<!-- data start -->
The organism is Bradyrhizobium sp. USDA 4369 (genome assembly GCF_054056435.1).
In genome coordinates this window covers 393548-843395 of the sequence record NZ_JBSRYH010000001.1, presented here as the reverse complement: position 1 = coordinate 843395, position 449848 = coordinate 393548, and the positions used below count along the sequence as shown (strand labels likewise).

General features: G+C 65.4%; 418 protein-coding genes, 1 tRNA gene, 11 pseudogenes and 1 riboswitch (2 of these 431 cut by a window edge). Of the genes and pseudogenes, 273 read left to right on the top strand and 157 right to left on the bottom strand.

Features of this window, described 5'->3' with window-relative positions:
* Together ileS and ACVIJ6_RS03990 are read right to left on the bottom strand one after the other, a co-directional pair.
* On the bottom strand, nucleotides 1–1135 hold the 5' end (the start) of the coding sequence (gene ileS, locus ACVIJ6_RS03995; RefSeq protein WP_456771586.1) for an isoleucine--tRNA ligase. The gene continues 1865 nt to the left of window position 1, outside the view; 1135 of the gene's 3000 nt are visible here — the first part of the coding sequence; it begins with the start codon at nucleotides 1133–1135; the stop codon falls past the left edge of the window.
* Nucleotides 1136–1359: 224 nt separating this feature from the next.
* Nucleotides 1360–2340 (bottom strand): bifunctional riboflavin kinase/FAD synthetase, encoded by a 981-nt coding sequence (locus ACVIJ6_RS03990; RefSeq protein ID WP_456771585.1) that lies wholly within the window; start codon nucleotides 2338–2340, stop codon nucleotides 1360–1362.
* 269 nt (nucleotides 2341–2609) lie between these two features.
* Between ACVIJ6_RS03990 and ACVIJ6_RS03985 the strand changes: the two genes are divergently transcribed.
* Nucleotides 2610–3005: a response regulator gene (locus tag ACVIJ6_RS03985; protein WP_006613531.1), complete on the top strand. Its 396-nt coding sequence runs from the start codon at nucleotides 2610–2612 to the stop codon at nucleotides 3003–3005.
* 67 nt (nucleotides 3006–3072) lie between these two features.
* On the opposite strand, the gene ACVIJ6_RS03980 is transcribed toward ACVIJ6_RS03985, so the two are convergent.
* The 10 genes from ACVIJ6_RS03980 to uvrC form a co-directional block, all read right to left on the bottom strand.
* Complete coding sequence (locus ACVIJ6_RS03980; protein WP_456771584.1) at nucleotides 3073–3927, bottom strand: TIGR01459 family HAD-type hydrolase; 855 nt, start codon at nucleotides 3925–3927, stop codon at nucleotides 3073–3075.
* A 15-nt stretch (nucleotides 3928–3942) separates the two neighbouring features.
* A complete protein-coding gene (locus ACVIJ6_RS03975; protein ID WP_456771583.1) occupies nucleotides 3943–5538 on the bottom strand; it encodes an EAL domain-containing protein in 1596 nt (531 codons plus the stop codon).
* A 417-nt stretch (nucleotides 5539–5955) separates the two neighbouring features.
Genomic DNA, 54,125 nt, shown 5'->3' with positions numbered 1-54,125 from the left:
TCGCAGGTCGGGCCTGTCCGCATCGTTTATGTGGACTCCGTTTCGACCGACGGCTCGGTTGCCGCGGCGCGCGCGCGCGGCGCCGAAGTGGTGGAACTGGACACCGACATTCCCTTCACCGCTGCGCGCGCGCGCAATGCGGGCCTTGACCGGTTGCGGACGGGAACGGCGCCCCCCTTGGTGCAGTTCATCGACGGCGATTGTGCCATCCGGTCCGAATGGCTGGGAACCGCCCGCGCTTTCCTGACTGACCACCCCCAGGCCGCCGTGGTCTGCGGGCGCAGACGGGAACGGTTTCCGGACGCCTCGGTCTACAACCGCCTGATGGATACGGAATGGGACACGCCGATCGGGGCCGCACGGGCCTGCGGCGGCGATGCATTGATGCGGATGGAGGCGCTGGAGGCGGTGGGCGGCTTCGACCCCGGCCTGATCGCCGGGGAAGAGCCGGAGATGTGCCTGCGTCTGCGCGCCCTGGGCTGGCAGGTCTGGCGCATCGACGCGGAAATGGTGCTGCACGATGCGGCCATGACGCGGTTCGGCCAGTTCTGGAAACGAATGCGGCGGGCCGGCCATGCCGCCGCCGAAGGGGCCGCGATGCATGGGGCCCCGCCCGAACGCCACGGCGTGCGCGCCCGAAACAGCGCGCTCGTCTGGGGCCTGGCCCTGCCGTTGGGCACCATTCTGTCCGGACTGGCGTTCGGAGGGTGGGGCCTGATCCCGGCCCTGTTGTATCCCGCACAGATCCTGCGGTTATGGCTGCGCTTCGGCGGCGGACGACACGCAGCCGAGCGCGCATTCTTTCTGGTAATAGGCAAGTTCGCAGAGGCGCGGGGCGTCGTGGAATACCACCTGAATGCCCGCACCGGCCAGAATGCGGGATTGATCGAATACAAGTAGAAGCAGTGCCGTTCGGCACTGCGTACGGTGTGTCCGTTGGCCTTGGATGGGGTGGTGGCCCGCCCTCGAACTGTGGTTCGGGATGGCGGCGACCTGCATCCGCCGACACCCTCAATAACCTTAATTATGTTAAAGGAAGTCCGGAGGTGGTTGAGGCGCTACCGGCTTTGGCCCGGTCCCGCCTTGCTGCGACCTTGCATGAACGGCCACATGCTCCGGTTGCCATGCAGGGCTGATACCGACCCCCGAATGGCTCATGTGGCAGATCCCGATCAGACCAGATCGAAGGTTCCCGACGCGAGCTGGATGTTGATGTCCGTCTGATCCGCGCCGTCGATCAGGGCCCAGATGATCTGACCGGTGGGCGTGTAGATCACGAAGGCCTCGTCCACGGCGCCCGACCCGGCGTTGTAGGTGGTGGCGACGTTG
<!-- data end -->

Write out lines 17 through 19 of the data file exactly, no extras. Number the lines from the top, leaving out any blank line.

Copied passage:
* A complete protein-coding gene (locus ACVIJ6_RS03975; protein ID WP_456771583.1) occupies nucleotides 3943–5538 on the bottom strand; it encodes an EAL domain-containing protein in 1596 nt (531 codons plus the stop codon).
* A 417-nt stretch (nucleotides 5539–5955) separates the two neighbouring features.
Genomic DNA, 54,125 nt, shown 5'->3' with positions numbered 1-54,125 from the left: